On the day that a stalwart of the British High Street, Marks & Spencer, announces poor Christmas trading figures, I think it is apt that I should write a blog about another British retailer. In some respects Boden is very different to M&S – it is predominantly a distance retailer (catalogue and web) – but many of Boden’s customers will have, or still do shop at M&S as well. So what it is about Boden that has compelled me to write this blog?

Without giving away too much personal Golding information, the inspiration came to me whilst lying in bed with Naomi last night. It is not uncommon for Naomi to catch up on everything on her iPhone, whilst I read a book on my Kindle. It is also not uncommon for Naomi to relay all the things she is catching up on whilst I am trying to read. On occasion this can get slightly irritating – reading and listening cannot be done at the same time – well not by a bloke like me!. However, Naomi is often reciting things that are very interesting – and last night, she was telling me what she saw on Boden’s Facebook page.

Yesterday, Boden posted a question – it went like this:

“We love you all of course! But what is it you love (or hate) about Boden?”

In fact, here is the Facebook post itself.


Now this seems like a perfectly legitimate question. In fact, it is a very good question that most organisations would like to know the answer to. Many organisations attempt to find out the answer by installing customer feedback mechanisms. Customers are regularly asked to complete online surveys that literally ‘pop up’ in front of their very eyes, or are often sent emails asking them to participate. We have all seen them, but we only ever get to see the things we say or feedback. It is not a common occurrence to see an organisation ask for feedback in this way so publicly.

Do not get me wrong – this is in no way a criticism of Boden – in fact quite the opposite. I take my hat off to them for so openly and transparantley asking customers what they think (it is also a very low cost way of capturing feedback) – in a way that anyone can see the response. I am sure it will be very interesting for other retailers to see what customers are saying. In the screen shot of the Facebook page above, you can see some positive feedback – but let me show you some of the negative. Here are some ‘negative’ verbatims:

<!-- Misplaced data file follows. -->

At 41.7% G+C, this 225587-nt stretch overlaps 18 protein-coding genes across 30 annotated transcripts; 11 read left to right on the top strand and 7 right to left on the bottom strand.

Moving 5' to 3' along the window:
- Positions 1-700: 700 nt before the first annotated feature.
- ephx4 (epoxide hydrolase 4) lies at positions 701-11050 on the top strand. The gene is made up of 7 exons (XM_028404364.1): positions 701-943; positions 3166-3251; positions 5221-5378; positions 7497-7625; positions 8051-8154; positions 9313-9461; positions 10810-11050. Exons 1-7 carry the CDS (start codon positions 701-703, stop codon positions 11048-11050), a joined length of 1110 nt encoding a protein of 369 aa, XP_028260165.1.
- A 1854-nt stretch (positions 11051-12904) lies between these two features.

Love the mini Boden clothes not over keen on your prices,do you look how much other companies are selling same kinda a item for ?

Love MB but hate the prices.

I’d love to buy more boden but the prices are way to high and the quality is not that great. I work for a family who live in boden so wash and iron your clothes on a regular basis. They lose there shape quickly and wool items bobble so much so my son only wore his very expensive skull jumper twice.

Pay full price for mini Boden then a week later you reduce the price 🙁

Love the clothes but irritating when a catalogue arrives, go online to order and all out of stock . Happens frequently.

Dislike the super skinny models

Mini Boden clothes are lovely, but find the trousers are too short in the waist for my tall girls, we always have to go a size or two bigger to get the length and  they get builders’ bums, because they are too big around the waist.  Did not buy anything from the women’s range this winter as the colours and patterns seemed dull compared to usual and not so quirky. For the price, I want something a bit different.

I could go on – but you get the point. This is incredibly powerful and insightful stuff for the powers that be at Boden. I will state again here that they are VERY brave in gathering feedback in this way. Now they have done it, there is no going back. Despite being such an admirable thing to do, it will completely worthless UNLESS Boden demonstrate to their customers what they are going to do with the information. It is all well and good asking for it, but if they fail to do anything with it, the effect will be potentially detrimental to their business. On the other hand, if Boden take this insight and act on the key themes in a way that they can communicate back to customers – it could be an incredibly powerful tool for Boden to drive greater loyalty with their customer base.

Asking for customer feedback is now extremely common in all industries. Demonstrating to customers what you have done with the feedback they give is unfortunately not very common. Boden have an opportunity here to show the way – to lead from the front and be as transparent with their actions as they are in asking customers what they think. Do nothing though, and this will be a very damp squib.

So for now, I have become an even greater fan of Boden (Naomi and I are both Boden customers) – but I await with interest to see what will come of the simple Facebook post from the 9th January 2013.

As always, your comments are welcome.